U.S. Assistant Secretary of State Christopher Hill was heading into a one-on-one meeting with the North Korean delegation at international nuclear disarmament talks that resumed Tuesday in Beijing after a five-week recess.
Hill said the North Koreans have raised new issues that go beyond a draft agreement being negotiated by the six countries at the talks, such as the construction of a civilian light-water nuclear reactor to supply energy.
"I think they should focus on what is on the table," Hill said of the North Koreans ahead of his meeting with them. "If it's electricity they want, the draft certainly provides electricity."
The six-party talks aimed at getting North Korea to abandon its nuclear weapons program were put on hold six weeks ago when envoys were unable to agree on a draft statement of principles. The countries involved China, Japan, Russia, the United States and the two Koreas have agreed to pick up this week where they left off in discussing that document.
Hill said none of North Korea's five negotiating partners have expressed willingness to build a new light-water reactor for the North. Instead, he said Pyongyang could get energy under a South Korean proposal to deliver electricity across their heavily militarized border.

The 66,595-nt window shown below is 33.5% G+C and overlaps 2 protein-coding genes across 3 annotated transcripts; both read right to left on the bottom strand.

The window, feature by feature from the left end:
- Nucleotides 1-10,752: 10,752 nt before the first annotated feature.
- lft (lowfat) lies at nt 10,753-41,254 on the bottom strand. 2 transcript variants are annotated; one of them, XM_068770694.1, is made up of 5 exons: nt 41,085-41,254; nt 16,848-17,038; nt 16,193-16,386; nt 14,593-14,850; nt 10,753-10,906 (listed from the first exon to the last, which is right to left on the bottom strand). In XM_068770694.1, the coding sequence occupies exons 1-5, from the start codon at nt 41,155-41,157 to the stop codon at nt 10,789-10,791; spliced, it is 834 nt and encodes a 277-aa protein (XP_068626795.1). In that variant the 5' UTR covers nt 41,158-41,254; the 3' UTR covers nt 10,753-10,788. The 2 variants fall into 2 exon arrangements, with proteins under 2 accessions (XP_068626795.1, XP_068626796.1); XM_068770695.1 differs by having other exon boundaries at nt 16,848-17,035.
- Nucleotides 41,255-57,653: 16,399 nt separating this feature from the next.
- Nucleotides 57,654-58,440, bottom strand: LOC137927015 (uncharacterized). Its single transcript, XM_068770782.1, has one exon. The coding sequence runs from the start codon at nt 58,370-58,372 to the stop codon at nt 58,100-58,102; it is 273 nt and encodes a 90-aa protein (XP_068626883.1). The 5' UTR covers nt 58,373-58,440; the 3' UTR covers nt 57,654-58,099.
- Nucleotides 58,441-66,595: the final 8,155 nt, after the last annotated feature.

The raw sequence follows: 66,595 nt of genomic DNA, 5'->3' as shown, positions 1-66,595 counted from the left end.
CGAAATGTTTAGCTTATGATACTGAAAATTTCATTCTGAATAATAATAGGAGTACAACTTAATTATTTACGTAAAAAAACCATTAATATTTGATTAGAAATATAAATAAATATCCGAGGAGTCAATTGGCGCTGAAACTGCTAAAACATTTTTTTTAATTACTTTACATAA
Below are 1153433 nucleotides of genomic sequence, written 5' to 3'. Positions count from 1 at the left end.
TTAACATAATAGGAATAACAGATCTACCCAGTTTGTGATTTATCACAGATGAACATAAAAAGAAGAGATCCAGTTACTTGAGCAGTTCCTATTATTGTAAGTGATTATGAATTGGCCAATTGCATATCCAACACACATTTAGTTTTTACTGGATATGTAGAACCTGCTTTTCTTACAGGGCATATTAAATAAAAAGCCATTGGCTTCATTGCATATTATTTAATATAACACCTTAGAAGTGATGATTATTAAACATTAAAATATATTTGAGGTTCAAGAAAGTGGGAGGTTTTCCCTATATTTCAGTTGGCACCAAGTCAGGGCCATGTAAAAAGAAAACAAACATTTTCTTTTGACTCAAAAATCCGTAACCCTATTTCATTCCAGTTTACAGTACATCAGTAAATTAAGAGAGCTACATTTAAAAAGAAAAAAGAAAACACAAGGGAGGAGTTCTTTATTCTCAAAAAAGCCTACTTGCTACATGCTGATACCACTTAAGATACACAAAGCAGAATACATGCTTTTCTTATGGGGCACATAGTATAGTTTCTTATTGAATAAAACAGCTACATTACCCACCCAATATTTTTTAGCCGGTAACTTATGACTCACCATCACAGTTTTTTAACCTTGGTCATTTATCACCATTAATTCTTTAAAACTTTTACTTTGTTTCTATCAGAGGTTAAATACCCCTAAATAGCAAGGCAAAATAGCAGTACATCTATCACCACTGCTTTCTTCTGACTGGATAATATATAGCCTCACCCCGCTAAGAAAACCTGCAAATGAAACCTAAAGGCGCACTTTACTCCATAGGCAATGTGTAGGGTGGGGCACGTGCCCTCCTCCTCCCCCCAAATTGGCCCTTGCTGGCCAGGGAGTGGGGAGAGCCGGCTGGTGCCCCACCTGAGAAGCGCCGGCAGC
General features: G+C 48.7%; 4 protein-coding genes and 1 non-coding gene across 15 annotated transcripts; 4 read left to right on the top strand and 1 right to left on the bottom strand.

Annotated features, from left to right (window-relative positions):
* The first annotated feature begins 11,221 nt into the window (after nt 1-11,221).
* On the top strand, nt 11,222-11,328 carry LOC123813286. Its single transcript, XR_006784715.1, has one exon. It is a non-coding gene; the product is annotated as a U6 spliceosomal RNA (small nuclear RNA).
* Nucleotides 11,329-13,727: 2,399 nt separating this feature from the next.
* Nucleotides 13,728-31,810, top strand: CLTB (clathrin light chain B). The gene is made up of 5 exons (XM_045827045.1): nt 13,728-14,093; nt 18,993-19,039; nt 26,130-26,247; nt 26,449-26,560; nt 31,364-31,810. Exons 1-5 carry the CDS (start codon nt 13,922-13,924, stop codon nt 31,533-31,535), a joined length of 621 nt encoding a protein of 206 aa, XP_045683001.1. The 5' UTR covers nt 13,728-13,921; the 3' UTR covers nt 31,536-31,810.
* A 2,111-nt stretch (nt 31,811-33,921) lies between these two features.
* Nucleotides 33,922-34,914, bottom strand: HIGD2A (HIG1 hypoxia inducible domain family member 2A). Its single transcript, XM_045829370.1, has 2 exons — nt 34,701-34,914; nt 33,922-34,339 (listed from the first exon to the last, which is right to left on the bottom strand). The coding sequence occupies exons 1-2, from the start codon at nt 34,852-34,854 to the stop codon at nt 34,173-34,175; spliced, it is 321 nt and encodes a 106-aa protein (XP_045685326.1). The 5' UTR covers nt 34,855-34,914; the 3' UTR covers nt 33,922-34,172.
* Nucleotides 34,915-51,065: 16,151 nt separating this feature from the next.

In the North Korean capital, the two Koreas held separate high-level talks. Seoul's top official on the North, Unification Minister Chung Dong-young, appealed Wednesday to the North to abandon its nuclear weapons ambitions.
The North "must seize on this historic opportunity," Chung said, according to pool reports. "Delaying will do no good ... let's produce a good outcome," reports the AP.
An explosion of household gas occurred in a nine-storeyed apartment building in the city of Shakhty, the Rostov region of Russia. The blast destroyed two storeys of the building